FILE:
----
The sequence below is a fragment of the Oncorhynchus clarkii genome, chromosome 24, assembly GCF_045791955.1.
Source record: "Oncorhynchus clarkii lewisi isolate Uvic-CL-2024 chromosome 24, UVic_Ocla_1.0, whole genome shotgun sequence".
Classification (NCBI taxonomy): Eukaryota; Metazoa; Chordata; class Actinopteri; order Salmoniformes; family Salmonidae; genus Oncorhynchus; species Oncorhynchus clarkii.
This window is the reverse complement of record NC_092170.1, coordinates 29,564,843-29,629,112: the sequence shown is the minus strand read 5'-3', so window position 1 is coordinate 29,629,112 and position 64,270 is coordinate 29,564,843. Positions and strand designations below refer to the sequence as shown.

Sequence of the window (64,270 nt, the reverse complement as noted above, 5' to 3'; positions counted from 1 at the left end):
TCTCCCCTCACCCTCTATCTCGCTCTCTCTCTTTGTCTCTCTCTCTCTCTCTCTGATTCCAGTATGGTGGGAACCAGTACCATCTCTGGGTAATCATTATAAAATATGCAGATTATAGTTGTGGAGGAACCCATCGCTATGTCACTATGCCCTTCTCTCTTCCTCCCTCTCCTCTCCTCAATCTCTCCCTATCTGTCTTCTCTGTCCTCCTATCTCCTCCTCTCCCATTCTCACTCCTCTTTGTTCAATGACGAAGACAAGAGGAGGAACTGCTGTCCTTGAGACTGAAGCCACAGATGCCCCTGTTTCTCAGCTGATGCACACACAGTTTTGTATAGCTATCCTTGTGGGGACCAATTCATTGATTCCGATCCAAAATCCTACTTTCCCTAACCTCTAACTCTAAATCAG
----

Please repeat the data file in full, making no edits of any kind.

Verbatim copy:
The sequence below is a fragment of the Oncorhynchus clarkii genome, chromosome 24, assembly GCF_045791955.1.
Source record: "Oncorhynchus clarkii lewisi isolate Uvic-CL-2024 chromosome 24, UVic_Ocla_1.0, whole genome shotgun sequence".
Classification (NCBI taxonomy): Eukaryota; Metazoa; Chordata; class Actinopteri; order Salmoniformes; family Salmonidae; genus Oncorhynchus; species Oncorhynchus clarkii.
This window is the reverse complement of record NC_092170.1, coordinates 29,564,843-29,629,112: the sequence shown is the minus strand read 5'-3', so window position 1 is coordinate 29,629,112 and position 64,270 is coordinate 29,564,843. Positions and strand designations below refer to the sequence as shown.

Sequence of the window (64,270 nt, the reverse complement as noted above, 5' to 3'; positions counted from 1 at the left end):
TCTCCCCTCACCCTCTATCTCGCTCTCTCTCTTTGTCTCTCTCTCTCTCTCTCTGATTCCAGTATGGTGGGAACCAGTACCATCTCTGGGTAATCATTATAAAATATGCAGATTATAGTTGTGGAGGAACCCATCGCTATGTCACTATGCCCTTCTCTCTTCCTCCCTCTCCTCTCCTCAATCTCTCCCTATCTGTCTTCTCTGTCCTCCTATCTCCTCCTCTCCCATTCTCACTCCTCTTTGTTCAATGACGAAGACAAGAGGAGGAACTGCTGTCCTTGAGACTGAAGCCACAGATGCCCCTGTTTCTCAGCTGATGCACACACAGTTTTGTATAGCTATCCTTGTGGGGACCAATTCATTGATTCCGATCCAAAATCCTACTTTCCCTAACCTCTAACTCTAAATCAG